Malaysian police are patrolling Twitter for drawings of the prime minister as a clown

Authorities are watching.
Authorities are watching.
Image: Reuters/Olivia Harris
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Malaysian prime minister Najib Razak can’t seem to shake suspicions of corruption, though he’s worked hard to silence critics, opponents, and the media. His handpicked authorities recently argued in court that even T-shirts with the word “clean” on them—worn by anti-corruption protestors last year—were a threat to public order.

Now it appears Najib’s officials are monitoring Twitter and other social media platforms for unfavorable portrayals of the prime minister—and warning individual users to be careful.

Late last month artist Fahmi Reza drew Najib as a clown with the words, ”In 2015, the Sedition Act was used 91 times. But in a country full of corruption, we are all seditious.” Critics consider that act to be an outdated, draconian law—introduced by the then-still-ruling British colonialists in the 1940s—to stifle freedom of expression. It was toughened in April 2015 to allow the government to block online media deemed to be seditious. Within hours the police tweeted Fahmi a warning, telling him that they were watching his account and that he should use it ”prudently and in line with the law.”

That particular warning backfired, however, as word of it spread through social media, resulting in media attention—including by the BBC—and a stream of more clown-themed drawings of the prime minister. Artists rallied around the hashtag ‪#‎kitasemuapenghasut‬ (“we are all seditious”).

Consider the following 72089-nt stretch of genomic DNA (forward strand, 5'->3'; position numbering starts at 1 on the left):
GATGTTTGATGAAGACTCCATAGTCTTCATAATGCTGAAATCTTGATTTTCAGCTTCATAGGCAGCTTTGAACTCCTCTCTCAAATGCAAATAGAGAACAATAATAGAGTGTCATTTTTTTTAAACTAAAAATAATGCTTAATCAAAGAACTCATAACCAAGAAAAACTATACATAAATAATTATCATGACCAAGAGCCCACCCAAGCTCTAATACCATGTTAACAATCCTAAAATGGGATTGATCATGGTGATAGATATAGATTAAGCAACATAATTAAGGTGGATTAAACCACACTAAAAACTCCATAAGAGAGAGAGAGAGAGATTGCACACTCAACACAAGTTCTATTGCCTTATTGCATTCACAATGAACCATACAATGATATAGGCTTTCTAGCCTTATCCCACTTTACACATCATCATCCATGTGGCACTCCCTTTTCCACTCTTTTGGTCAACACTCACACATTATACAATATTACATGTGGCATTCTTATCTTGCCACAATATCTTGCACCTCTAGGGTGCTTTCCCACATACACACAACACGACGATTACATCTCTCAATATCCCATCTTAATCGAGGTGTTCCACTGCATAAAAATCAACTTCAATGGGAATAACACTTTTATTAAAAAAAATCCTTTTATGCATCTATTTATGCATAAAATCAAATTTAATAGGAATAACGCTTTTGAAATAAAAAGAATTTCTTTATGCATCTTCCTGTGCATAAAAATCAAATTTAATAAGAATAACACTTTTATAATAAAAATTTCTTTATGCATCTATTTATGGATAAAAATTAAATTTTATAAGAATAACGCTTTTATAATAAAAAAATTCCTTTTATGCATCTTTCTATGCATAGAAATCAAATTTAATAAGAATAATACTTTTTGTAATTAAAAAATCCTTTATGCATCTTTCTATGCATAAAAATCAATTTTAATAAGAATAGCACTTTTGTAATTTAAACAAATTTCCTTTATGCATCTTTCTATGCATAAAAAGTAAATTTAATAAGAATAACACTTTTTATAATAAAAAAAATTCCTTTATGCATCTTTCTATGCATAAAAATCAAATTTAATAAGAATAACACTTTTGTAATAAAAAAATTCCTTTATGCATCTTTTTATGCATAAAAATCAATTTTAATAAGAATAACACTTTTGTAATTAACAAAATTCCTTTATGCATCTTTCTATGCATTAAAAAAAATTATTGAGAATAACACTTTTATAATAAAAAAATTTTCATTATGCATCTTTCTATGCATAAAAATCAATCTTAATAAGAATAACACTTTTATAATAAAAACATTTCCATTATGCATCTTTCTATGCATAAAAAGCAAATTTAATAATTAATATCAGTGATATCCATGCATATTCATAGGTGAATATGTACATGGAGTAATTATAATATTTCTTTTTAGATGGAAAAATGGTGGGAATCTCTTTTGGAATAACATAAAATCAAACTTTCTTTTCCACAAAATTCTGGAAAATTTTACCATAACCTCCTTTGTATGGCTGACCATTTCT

Grupa, an artist collective, quickly showed solidarity with Fahmi, posting and re-posting illustrations on its Twitter and Facebook accounts.

The drawings come after Najib was cleared of any wrongdoing in the matter of the state investment fund 1Malaysia Development Berhad (1MDB). Reports last year that nearly $700 million from the fund ended up in the prime minister’s personal bank accounts led to anti-corruption demonstrations across Malaysia and abroad.

But the decision to clear Najib was met with widespread derision and cynicism, as was the reason provided for doing so: that the money had been a personal donation from Saudi royalty. Many noted the man who cleared Najib—attorney general Mohamed Apandi Ali—was picked by the prime minister himself, after the former attorney general (who had been investigating 1MDB) and other top officials were fired or nudged out of power after the scandal erupted.